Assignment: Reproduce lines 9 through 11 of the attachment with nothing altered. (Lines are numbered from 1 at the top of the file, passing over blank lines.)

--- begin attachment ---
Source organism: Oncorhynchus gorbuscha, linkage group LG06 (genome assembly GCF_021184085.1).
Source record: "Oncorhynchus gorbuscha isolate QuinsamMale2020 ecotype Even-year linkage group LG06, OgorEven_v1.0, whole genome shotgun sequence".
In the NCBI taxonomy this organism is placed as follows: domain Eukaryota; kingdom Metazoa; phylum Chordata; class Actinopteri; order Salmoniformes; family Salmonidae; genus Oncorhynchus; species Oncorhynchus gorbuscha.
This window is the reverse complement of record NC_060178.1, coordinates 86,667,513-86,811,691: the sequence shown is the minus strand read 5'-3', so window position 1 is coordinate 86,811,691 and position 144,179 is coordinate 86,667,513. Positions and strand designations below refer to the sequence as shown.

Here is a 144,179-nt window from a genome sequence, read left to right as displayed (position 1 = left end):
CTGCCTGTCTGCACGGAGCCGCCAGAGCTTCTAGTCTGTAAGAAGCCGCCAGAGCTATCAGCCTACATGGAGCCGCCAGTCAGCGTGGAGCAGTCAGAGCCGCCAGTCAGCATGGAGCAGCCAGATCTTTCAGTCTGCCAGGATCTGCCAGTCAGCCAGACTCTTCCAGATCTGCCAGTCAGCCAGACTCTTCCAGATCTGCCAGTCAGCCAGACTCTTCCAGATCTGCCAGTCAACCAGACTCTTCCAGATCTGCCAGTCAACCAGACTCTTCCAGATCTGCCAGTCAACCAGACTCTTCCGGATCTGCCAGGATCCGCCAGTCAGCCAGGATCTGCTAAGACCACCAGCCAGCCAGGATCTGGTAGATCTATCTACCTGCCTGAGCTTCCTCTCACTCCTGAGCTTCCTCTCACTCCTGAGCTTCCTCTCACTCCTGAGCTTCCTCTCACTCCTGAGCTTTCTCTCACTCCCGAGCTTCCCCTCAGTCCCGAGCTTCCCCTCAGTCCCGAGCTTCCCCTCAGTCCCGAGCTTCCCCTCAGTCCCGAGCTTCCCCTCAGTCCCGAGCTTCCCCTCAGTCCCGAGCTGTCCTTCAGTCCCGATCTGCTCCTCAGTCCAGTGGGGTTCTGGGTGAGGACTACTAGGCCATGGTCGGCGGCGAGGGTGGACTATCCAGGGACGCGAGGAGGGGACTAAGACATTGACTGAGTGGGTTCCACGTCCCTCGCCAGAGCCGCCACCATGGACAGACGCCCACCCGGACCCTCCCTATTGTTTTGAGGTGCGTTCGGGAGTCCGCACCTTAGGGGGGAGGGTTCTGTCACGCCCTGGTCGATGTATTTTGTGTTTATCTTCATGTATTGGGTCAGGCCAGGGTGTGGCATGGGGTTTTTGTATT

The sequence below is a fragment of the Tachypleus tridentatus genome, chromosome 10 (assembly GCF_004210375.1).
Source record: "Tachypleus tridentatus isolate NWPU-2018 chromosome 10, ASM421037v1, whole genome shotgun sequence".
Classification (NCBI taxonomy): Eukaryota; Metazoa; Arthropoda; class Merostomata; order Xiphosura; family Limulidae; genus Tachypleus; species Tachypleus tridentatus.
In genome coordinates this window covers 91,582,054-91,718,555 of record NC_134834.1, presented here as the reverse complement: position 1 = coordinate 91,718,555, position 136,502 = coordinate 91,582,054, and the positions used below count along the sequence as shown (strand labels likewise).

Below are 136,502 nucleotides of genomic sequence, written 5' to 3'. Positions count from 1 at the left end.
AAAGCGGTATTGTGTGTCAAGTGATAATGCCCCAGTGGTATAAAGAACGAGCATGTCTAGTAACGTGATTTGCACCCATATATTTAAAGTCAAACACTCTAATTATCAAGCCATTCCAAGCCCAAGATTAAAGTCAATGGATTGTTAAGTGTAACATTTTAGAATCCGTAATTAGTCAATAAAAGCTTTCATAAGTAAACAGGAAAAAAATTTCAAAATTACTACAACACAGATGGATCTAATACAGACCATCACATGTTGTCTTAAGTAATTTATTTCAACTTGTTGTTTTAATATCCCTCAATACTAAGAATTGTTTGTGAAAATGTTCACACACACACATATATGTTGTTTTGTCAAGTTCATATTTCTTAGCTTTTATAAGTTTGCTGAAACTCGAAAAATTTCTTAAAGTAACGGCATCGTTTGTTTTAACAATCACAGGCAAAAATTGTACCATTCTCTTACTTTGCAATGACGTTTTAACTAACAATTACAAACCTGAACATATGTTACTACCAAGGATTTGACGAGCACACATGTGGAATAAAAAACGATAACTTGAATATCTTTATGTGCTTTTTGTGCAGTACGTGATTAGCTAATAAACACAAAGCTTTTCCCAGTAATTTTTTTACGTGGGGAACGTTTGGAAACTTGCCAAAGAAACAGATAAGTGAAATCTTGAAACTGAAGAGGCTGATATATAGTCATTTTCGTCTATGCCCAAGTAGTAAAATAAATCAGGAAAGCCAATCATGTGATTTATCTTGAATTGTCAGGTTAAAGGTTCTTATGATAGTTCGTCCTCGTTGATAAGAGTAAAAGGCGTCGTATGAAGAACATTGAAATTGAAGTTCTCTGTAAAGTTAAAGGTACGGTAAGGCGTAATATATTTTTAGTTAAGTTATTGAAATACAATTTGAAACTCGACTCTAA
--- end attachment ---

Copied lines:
Classification (NCBI taxonomy): Eukaryota; Metazoa; Arthropoda; class Merostomata; order Xiphosura; family Limulidae; genus Tachypleus; species Tachypleus tridentatus.
In genome coordinates this window covers 91,582,054-91,718,555 of record NC_134834.1, presented here as the reverse complement: position 1 = coordinate 91,718,555, position 136,502 = coordinate 91,582,054, and the positions used below count along the sequence as shown (strand labels likewise).

Below are 136,502 nucleotides of genomic sequence, written 5' to 3'. Positions count from 1 at the left end.